What goes on behind the gilded doors at the Met Gala is one of the greater mysteries of the fashion world — beyond the occasional bathroom selfie, most photographers aren’t allowed past the steps, so nonfashion royalty has very little clue what it’s actually like inside. Do people change once they’re sitting? Has anyone spilled food on their gown? And where do they get all those cigarettes?
Another mystery: What on earth do they eat? This year, Vogue chose a group of three women to help plan the menu around the entrée conceived by the event’s main food curator, chef Marcus Samuelsson. They included vegan celebrity chef Lauren Von Der Pool; Flour Shop founder Amirah Kassem, and Melissa King, a queer Asian American chef who won Top Chef’s 17th season. King planned the evening’s first course and attended the gala as a guest, walking the red carpet in a Thom Browne suit and gilded nail guards inspired by the nail jewelry Chinese empresses wore during the dynasty era. “When you go to these experiences, it’s about the details,” King says. “The floral arrangements, the music, the tableware, and the settings. Food ties that all together.”
The Cut caught up with King the day after the event, when they were “coming off the whole Met high,” to find out what the glitterati eat once they make it up those steps.
Why do you think the gala started bringing in chefs last year?
This is the second year of having notable chefs involved, and my goal was to elevate the food to another level and bring it to a place where fashion and food go hand in hand. Planning these dishes is similar to planning the fashion: You think of food trends and how to modernize something while playing to the themes of the event. All of that was incorporated into my dish.
How do you plan a menu for 500 picky celebrities?
There were certainly a lot of emails. Anna Wintour is certainly involved every step of the way. There’s a pass-off of the menu and several tastings, as well as quick checks about what’s working and what’s not, then we tweak it from there. It took a few months, and that’s just me speaking on my one dish.
Did you collaborate with other chefs?
Yes. Lauren Von Der Pool, who’s a vegan chef, created the hors d’oeuvre, which were served throughout the cocktail experience. I was on the first course, and Marcus Samuelsson took the entrée. Then Amira Kasem, who owns Flower Shop and is known for those exploding sprinkle cakes, handled desserts.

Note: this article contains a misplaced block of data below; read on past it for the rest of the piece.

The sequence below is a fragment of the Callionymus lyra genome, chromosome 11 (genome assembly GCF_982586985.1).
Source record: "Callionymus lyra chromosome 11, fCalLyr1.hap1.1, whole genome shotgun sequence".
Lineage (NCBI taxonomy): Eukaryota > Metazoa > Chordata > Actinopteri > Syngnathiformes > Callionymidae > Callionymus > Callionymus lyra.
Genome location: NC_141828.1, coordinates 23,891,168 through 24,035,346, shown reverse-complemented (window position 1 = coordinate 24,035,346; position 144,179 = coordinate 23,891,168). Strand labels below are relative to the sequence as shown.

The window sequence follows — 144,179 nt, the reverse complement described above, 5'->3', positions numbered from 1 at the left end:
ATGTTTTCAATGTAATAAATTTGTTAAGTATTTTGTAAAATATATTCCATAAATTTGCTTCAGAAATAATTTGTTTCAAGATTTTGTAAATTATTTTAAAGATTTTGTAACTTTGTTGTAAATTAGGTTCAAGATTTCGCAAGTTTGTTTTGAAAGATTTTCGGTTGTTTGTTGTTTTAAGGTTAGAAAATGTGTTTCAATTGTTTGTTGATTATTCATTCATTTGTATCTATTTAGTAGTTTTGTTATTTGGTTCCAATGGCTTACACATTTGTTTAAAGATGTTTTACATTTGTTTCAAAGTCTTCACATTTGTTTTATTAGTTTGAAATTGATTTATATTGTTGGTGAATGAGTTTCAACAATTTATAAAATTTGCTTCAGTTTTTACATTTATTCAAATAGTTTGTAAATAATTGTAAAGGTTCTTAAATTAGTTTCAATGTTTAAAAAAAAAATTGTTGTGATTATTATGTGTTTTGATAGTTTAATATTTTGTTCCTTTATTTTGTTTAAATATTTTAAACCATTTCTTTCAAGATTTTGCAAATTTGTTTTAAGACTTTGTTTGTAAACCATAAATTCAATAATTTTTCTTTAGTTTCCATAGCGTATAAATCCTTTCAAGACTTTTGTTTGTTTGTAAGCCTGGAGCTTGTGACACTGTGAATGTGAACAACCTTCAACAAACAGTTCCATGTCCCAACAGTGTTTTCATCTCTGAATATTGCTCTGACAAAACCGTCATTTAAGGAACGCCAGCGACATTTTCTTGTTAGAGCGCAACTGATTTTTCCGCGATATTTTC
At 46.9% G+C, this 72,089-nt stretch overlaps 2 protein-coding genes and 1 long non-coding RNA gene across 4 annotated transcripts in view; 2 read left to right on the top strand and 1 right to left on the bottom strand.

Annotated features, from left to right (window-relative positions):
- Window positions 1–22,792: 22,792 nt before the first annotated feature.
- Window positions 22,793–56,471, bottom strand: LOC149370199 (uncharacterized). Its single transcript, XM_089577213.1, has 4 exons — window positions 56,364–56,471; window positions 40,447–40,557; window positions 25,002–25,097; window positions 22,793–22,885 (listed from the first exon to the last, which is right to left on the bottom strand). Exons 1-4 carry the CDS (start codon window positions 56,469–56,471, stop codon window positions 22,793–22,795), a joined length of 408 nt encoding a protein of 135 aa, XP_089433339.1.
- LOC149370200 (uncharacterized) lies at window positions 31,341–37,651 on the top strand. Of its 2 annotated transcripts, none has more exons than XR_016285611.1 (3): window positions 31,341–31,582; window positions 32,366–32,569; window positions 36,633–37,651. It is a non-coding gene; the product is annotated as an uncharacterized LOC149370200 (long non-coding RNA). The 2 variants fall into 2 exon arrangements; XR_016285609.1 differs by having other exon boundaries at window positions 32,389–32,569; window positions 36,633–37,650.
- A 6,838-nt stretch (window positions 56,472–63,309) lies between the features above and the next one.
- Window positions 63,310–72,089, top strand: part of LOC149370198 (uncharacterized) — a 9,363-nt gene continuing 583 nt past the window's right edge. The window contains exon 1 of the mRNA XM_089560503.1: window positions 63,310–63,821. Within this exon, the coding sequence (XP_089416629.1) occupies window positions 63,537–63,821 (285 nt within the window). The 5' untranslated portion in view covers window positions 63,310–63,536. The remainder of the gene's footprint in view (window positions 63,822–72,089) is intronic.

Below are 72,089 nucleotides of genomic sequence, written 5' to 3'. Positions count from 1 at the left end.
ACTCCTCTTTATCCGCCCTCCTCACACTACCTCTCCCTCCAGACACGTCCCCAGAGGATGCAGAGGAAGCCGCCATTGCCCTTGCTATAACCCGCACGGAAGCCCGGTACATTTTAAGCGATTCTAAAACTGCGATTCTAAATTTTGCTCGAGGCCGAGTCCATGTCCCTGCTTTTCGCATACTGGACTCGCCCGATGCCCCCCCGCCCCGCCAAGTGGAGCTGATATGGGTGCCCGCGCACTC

What other factors go into planning the meal?
I always think about what we can do that’s impressive yet simple in the execution so we can mass-produce this on a large scale and maintain consistency. We worked alongside a local catering team, Olivier Cheng, that really supplied the manpower and was in charge for the day-of execution. The chefs got to do the red carpet, the cocktail hour, and the exhibit and sit down for dinner.
What did you end up making for the first course?
I made a hamachi crudo in a citrus broth done more in a ceviche style so it had a Latin technique to it. I incorporated a yuzu-kosho–and–olive tapenade, so that had a Japanese and Italian inspiration behind it, and a Chinese Sichuan chili oil to give it a little tingle. That came from my own heritage and background. That’s America to me: a little bit of everything all in one. I also wanted the dish to be seasonal with pickled kumquats and fresh citrus notes in the broth. I took a lot of inspiration from art and wanted it to look like a little masterpiece in a bowl.
What else did you guys eat throughout the night?
We had plant-based hors d’oeuvre, so there was a coconut-ceviche tostada bite and compressed watermelon sushi. Marcus Samuelsson went more southern American with the flavor profiles. I think it was beef tenderloin, though I’m not sure of the cut, with a collard-greens slaw and sweet potatoes with a little cornbread crumble on top. And then Amira had her signature sprinkle cakes for dessert.
Do you plan for dietary restrictions?
When you’re doing such a large volume, there’s always going to be dietary restrictions, so we keep that in mind in the curation. The alternate vegan option for my dish was the same set but with a compressed melon instead of fish. I wanted to keep it very plant-based-friendly.
There’s a rumor that no one eats at the Met Gala. Is that true?
I definitely saw everybody eating. My goal with the first course was to have people sit down and really enjoy something, knowing you’re hungry coming off that carpet for however many hours. The first course is the first impression when you sit down. And I heard a lot of people saying they really enjoyed the first course, that it was light and refreshing. I think we hit the mark.